Now, for you long-term DC/AD addicts, who have been following the salon drama for some days now: My lady wife and I did just fine with the Frost poem. I did not do the Jack Nicholson imitation, as I suggested yesterday, and I did not strangle my wife (pretend strangle, you know, like in a play) at the end of the poem to give the poem a clever and modern, not to say hiphop, twist. We just listened to one another and talked back, and I got up and walked out and found the hired man dead and came back in and told her, and that was that.

One funny thing, though: Our friend Jeffrey did a little intro that was.... You must understand that we came on late after the Lorca, which was a smash. Jeffrey essentially said that, as a director (which he is if you want to get into job descriptions) I worked with these people for about five minutes so cross your fingers, plaster a smile on your face, stick your critical faculty underneath your chair as if it were a wad of chewing gum and remember whose house this is and hope for the best.

I'm paraphrasing.

We did fine. And if I may paraphrase Mark Twain, our performance gratified a few of our friends and astonished the rest.

Mary: "You'll be surprised at him, how much he's broken.
His working days are done; I'm sure of it."

Warren: "I'd not be in a hurry to say that."

Mary: "I haven't been. Go, look, see for yourself.
But, Warren, please remember how it is:
He's come to help you ditch the meadow.
He has a plan. You mustn't laugh at him.
He may not speak of it, and then he may.
I'll sit and see if that small sailing cloud
Will hit or miss the moon."

It hit the moon.
Then there were three there, making a dim row,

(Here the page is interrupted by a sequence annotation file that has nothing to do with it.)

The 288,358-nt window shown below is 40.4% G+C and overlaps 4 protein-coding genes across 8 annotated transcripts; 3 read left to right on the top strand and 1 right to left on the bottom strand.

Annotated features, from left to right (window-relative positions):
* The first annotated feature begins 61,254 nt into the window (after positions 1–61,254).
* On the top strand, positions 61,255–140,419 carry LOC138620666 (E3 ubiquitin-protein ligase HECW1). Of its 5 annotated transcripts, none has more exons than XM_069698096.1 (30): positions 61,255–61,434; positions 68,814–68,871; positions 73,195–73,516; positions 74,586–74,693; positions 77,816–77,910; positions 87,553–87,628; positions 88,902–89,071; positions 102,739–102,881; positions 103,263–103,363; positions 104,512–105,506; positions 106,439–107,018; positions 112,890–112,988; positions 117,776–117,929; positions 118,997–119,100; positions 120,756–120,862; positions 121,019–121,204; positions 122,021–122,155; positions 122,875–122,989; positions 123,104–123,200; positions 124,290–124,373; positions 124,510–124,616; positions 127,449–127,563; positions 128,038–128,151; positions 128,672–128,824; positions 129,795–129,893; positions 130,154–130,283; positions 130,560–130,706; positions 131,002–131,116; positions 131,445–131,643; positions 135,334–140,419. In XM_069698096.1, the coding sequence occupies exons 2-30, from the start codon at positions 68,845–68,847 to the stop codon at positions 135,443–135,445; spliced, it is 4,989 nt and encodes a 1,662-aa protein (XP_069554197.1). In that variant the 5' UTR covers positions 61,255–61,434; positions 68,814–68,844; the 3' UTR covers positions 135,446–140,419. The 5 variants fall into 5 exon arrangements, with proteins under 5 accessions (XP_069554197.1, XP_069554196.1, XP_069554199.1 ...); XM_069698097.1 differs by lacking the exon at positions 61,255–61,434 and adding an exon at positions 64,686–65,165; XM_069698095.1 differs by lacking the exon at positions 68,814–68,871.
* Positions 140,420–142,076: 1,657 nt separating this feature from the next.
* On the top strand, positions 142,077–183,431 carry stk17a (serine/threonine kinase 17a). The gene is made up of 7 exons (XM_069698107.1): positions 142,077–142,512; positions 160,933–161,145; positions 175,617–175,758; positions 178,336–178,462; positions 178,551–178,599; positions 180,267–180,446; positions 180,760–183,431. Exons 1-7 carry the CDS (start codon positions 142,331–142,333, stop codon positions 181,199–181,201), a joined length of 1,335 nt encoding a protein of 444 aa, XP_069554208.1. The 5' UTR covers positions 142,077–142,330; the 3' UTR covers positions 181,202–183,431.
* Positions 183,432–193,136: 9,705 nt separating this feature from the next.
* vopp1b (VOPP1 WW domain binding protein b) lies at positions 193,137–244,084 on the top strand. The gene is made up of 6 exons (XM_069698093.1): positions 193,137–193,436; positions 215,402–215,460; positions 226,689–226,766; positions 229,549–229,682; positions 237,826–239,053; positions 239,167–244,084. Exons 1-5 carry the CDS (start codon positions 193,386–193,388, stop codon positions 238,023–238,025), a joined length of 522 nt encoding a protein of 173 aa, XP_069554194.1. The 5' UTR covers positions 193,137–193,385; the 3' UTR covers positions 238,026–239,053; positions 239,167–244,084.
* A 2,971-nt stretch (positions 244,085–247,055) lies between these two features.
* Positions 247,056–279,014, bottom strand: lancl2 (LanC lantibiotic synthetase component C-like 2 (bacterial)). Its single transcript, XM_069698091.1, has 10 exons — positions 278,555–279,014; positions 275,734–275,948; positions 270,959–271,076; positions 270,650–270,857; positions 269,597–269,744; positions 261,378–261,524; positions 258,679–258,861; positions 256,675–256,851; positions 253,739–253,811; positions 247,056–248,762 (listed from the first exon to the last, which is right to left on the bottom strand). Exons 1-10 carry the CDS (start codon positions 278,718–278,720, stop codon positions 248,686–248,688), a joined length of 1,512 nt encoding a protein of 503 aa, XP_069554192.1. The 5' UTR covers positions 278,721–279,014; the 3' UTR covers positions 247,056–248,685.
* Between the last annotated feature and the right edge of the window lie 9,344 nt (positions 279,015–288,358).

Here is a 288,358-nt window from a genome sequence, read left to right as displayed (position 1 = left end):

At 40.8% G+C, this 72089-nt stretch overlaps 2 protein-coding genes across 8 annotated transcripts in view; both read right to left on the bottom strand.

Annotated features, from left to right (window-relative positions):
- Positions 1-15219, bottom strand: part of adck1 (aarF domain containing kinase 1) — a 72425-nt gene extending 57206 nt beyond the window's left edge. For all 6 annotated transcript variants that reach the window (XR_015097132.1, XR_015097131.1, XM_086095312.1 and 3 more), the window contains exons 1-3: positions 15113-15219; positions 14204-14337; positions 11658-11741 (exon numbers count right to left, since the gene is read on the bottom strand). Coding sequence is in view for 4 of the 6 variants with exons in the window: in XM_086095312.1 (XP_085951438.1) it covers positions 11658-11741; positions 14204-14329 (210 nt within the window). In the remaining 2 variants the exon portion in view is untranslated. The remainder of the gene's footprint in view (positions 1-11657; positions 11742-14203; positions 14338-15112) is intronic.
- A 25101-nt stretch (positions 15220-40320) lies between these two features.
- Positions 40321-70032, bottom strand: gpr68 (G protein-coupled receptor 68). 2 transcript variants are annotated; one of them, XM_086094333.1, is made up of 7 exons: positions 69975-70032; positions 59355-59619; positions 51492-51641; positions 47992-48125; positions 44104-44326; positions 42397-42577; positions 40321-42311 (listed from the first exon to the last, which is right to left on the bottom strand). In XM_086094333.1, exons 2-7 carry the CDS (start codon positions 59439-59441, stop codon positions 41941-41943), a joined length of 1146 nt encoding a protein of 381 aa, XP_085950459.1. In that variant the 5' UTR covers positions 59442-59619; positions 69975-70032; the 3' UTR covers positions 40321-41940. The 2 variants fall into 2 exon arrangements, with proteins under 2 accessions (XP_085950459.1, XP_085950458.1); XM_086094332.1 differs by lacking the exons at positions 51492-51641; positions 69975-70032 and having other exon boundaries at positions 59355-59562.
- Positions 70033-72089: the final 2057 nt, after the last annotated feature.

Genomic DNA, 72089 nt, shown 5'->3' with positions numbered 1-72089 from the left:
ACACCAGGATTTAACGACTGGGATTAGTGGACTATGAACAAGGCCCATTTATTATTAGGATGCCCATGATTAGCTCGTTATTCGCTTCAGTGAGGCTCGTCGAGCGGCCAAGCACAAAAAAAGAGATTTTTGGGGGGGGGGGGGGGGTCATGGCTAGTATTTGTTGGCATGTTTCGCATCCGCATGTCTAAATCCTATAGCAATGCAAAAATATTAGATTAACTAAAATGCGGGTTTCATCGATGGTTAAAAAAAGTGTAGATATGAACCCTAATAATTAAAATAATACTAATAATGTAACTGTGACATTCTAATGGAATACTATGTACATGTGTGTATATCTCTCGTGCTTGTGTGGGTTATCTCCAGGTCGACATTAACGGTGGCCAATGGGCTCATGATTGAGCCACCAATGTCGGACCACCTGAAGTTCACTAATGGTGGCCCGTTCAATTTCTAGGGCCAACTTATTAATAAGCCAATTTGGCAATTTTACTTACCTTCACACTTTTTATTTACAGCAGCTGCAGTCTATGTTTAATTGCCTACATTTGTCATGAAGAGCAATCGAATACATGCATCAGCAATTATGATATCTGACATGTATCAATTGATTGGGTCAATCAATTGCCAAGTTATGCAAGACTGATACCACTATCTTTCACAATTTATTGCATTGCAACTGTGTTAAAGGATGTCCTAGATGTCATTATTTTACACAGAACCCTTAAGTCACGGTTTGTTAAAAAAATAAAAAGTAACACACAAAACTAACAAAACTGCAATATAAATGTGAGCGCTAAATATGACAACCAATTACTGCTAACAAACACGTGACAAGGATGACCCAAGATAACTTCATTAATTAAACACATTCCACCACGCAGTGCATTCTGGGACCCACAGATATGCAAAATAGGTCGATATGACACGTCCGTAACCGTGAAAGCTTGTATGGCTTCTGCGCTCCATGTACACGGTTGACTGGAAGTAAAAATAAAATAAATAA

The moon, the little silver cloud, and she.

Warren returned -- too soon, it seemed to her,
Slipped to her side, caught up her hand and waited.

"Warren," she questioned.

"Dead," was all he answered.

Jack Nicholson was wrong. We can handle the truth.


Anonymous said...

Though I couldn't agree more about Lyle and Jeffrey, an experience I would describe as a kind of hushed opera duet, I would have tossed as well a bone to the Zipper poem, which was almost as musical and more acrobatic. But that's just me. Sure had a good time.

K. Oboglo

....J.Michael Robertson said...

Brother Oboglo: Had I taken the time, the next thing that should have been praised was your second piece, which was masterful in both idea and execution and actually was the booster rocket that put the salon into orbit. (I mean, dear Catiacs, Oboglo's parody of the aftermath of a rotisserie baseball league draft in which we had bid for promiment American politicians, not baseball players.) I tell you O that sometimes in the salons we get a little twee not to say a little fey and have I mentioned precious, and a stiff shot of haha clears the air. More to the point, a fine comic bit is harder to do than the heavy/dreary any day of the week. But I was lazy and didn't feel like 'splaining the setup, which would have been necessary to get into the praise -- and you had to be there anyway. I do have the tape, of course, to share with future generations.